By Amy Silverman
By Olivia LaVecchia
By Monica Alonzo and Stephen Lemons
By Chris Parker
By Michael Lacey
By Weston Phippen
A decade ago, it was perhaps the ultimate experience for an American Anglophile: What better way to indulge one's fascination for things English than to join one of that country's most storied, exclusive clubs?
To become a "Name" at Lloyd's of London--to become an investor in the 300-year-old insurance institution--gave hundreds of Americans not only a steady profit but also entree to a strata of British society few outsiders could attain.
American Names were told they had become a part of a British business institution which prided itself on honesty and good-faith dealing. And how could an investor feel differently when he took the requisite trip to London and was ushered into an antiquated chamber by liveried attendants for a rite of initiation? There, a panel of bewigged Lloyd's committeemen questioned the prospective Yank and then, with just the right touch of melodrama, a committeeman put his hand into a box and pulled out a piece of paper with the one word: "Yea."
Americans who negotiated this mostly ceremonial process found themselves suddenly welcome among an elite international jet set. They were part of an institution that had made its name first in marine insurance, underwriting centuries of empire-building, and later expanded into specialized markets of surplus insurance, where almost anything is insurable--even Betty Grable's famous legs, which were insured during World War II by Lloyd's for a reported $1 million.
In the postwar era, invitations to join Lloyd's as a Name--a province traditionally reserved for Britain's well-heeled and titled--was opened to the less affluent in Britain, and, later, to foreigners. During the 1970s and 1980s, Americans joined in droves, and enjoyed sizable profits year after year.
Only after a series of natural and manmade disasters struck Lloyd's did the realization begin to dawn that American and other international investors had fallen victim to what some say is the largest fraud in world history.
American Names, who had gladly accepted the prospect of unlimited liability as Lloyd's underwriters, faced losses many times their original investments. Names who had thought they were joining relatively safe and profitable insurance syndicates found out they had instead been exposed to the most extreme of risks: asbestos and pollution claims emerging from policies written decades earlier.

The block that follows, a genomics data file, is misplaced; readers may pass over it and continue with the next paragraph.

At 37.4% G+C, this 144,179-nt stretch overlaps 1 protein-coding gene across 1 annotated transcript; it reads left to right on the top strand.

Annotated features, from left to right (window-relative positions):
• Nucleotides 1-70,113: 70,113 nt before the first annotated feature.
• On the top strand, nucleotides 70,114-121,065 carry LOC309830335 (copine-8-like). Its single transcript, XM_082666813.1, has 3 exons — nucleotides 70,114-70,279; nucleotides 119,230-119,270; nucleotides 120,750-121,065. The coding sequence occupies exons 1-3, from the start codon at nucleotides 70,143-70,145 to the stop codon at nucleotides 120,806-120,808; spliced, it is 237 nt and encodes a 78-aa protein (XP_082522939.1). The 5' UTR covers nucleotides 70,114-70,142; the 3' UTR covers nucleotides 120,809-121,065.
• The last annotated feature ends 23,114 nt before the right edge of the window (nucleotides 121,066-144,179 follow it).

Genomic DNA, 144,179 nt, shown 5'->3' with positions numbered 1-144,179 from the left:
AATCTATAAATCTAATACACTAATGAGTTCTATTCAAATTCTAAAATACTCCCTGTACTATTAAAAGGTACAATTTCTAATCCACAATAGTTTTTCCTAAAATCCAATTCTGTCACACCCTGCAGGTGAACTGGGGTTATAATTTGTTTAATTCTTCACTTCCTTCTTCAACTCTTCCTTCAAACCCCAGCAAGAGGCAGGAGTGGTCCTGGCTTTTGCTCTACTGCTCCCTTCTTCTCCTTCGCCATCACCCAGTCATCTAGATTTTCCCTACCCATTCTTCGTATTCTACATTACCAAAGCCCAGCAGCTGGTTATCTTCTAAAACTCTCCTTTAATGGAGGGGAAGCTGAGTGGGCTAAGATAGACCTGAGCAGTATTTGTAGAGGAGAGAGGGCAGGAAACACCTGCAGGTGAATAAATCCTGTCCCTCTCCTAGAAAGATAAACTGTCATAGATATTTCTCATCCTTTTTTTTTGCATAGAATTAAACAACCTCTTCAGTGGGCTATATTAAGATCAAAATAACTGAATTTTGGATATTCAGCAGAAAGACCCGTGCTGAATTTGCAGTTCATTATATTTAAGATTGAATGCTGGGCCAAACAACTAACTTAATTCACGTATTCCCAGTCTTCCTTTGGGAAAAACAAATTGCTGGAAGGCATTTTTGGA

Losses among the 2,900 American Names alone have been estimated at more than a billion dollars--or about a half-million dollars each on original investments that averaged about $40,000.
And while Lloyd's itself has struggled to recover from years of losses, analyses by business and insurance experts have found several areas of blame, including antiquated underwriting practices and negligence.
But the most serious charge against Lloyd's has been leveled by Names who say they were the victims of outright fraud. Lloyd's insiders had known that the catastrophic losses were coming as early as the late '60s, the Americans claim, when the institution went looking for new members specifically to absorb those losses.
Despite compelling evidence which backs up these claims, no government entity appeared willing to prosecute the venerable insurance market. Not the British government, which by fiat has bestowed a kind of immunity on Lloyd's, nor American securities regulators, who proved reluctant to take on the insurance giant.
But then, last year, two government entities proclaimed that they could prove fraud and intended to punish Lloyd's on behalf of their citizens.
Those entities were the states of Arizona and Illinois.
Charles de Trenck looks as if he should be strolling the deck of a 1940s cruise liner rather than sitting in the unromantic clubhouse of a Scottsdale condominium complex.
The 75-year-old wears a double-breasted jacket, a silk handkerchief sticking prominently out of its pocket. He has a round face with vaguely Churchillian features, and he speaks with an accent that is hard to place.
"Lloyd's was a wonderful thing to belong to then. Not now, of course. Now it means you're a sad jerk," he says with a self-deprecating laugh.
De Trenck moved to Arizona in 1979--"What should I tell you? I love the cactus."--and was one of the founding members of Founders Bank. He had retired from a lifetime of successful banking only to find that his investments in Lloyd's were wiping out much of what he'd set aside.
"It was absolutely fraud," de Trenck says.
He says he was assured by Lloyd's agents that he would not be exposed to asbestos and pollutions claims, only to find out that he had been lied to.
"I think it was the biggest Ponzi scheme I've ever seen in international business."
De Trenck claims that Lloyd's agents exposed Names to unreasonable risk during the 1980s to produce illusory, short-term profits. But when a series of oil-rig explosions and hurricanes came in 1988 and 1989, that shortsightedness spelled disaster.
De Trenck says he's already paid Lloyd's 250,000 pounds, and Lloyd's says he owes another 525,000 pounds (about $800,000). Lloyd's controls an additional 87,000-pound letter of credit that de Trenck expects will be drawn down soon, he says.